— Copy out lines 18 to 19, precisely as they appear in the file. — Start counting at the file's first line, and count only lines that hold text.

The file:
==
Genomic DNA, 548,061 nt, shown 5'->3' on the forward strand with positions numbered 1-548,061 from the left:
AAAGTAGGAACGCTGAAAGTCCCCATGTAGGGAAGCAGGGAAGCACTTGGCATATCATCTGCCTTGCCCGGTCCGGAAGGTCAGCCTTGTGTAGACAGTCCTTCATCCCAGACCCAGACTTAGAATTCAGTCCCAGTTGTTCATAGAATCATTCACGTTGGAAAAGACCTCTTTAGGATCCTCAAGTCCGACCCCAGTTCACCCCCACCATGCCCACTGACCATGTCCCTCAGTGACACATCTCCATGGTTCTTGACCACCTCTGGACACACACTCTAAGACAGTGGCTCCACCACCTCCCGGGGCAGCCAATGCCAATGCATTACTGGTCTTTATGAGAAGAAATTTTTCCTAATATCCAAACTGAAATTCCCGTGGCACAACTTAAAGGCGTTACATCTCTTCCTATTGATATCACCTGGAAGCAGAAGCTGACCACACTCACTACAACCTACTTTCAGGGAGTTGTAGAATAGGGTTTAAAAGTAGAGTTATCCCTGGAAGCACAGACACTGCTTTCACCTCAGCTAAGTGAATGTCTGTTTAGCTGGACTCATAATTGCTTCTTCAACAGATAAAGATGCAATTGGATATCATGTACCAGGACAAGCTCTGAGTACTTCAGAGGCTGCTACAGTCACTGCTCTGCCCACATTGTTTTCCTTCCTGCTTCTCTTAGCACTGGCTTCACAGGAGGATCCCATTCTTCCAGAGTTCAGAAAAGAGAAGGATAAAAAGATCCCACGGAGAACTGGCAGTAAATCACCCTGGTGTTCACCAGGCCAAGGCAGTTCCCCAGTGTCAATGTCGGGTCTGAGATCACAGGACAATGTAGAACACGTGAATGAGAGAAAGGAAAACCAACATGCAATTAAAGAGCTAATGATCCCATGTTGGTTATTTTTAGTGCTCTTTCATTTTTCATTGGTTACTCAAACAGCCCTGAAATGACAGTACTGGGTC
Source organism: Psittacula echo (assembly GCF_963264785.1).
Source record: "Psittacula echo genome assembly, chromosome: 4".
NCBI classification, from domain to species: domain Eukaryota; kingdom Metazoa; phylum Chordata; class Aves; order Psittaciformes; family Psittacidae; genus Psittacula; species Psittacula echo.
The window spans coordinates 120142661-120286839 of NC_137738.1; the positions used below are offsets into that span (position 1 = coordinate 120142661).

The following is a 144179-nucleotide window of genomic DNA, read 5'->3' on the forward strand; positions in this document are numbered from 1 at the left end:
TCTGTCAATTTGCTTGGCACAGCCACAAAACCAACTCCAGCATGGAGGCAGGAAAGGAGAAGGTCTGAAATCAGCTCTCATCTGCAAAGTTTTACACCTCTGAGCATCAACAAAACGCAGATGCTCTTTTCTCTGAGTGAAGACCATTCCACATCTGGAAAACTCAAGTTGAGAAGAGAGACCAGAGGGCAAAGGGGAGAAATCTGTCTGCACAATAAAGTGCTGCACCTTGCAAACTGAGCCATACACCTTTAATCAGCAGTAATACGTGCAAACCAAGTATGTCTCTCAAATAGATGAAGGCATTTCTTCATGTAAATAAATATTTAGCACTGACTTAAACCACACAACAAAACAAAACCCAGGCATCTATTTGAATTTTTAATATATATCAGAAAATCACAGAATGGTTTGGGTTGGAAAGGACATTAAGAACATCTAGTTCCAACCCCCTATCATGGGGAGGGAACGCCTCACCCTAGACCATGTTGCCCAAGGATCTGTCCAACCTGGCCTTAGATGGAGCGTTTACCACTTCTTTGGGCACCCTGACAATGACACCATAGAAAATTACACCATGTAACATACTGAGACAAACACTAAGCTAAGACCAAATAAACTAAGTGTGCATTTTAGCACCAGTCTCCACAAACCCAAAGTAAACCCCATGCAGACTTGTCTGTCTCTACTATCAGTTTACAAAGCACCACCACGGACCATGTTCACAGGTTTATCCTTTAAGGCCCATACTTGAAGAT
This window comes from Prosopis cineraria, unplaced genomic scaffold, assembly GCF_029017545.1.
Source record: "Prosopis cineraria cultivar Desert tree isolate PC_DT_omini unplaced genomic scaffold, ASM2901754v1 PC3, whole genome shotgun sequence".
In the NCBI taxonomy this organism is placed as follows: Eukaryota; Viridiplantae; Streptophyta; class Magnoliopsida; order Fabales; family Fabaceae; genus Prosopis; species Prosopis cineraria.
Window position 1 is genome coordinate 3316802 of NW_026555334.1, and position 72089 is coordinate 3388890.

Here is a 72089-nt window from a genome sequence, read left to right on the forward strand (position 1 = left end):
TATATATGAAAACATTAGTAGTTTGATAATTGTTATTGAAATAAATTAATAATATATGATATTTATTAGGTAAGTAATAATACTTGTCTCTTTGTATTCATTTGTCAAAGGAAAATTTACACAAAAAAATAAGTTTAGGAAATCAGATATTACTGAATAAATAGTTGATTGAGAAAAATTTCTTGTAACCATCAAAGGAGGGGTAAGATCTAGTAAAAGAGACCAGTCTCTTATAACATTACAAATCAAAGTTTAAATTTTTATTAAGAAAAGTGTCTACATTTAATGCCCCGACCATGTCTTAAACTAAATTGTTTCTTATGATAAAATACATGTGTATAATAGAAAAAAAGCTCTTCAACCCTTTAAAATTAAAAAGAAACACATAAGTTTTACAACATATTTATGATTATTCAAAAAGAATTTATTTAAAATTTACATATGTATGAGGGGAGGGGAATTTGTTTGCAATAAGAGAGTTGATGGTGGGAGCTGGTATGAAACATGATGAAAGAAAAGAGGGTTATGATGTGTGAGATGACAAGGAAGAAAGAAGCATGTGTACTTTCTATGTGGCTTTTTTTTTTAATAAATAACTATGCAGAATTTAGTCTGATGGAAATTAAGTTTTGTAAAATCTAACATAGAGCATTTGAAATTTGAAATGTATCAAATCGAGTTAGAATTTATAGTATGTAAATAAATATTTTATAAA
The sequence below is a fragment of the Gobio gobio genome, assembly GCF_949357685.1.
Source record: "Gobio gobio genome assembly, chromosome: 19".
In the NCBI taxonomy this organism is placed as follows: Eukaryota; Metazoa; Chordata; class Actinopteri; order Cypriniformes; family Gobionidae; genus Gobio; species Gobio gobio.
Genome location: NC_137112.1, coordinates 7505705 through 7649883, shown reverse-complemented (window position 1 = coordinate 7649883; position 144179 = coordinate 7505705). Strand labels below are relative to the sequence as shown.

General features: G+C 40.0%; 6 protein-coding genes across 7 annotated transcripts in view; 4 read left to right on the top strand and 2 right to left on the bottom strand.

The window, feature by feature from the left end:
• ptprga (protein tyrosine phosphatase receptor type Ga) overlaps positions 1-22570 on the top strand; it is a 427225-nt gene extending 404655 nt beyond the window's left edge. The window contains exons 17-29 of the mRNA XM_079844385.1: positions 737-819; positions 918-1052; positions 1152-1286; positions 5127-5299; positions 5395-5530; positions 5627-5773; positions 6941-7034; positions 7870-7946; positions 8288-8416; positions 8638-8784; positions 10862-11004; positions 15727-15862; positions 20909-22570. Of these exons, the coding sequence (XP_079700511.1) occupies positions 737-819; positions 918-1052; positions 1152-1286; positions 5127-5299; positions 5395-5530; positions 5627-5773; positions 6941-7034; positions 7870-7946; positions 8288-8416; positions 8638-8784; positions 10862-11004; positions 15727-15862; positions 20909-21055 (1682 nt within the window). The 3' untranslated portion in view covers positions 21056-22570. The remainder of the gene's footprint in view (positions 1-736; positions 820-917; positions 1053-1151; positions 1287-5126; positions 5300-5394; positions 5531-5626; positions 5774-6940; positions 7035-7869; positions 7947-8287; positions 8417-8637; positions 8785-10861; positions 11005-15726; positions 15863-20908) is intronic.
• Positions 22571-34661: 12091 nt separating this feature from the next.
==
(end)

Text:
Genome location: NC_137112.1, coordinates 7505705 through 7649883, shown reverse-complemented (window position 1 = coordinate 7649883; position 144179 = coordinate 7505705). Strand labels below are relative to the sequence as shown.

General features: G+C 40.0%; 6 protein-coding genes across 7 annotated transcripts in view; 4 read left to right on the top strand and 2 right to left on the bottom strand.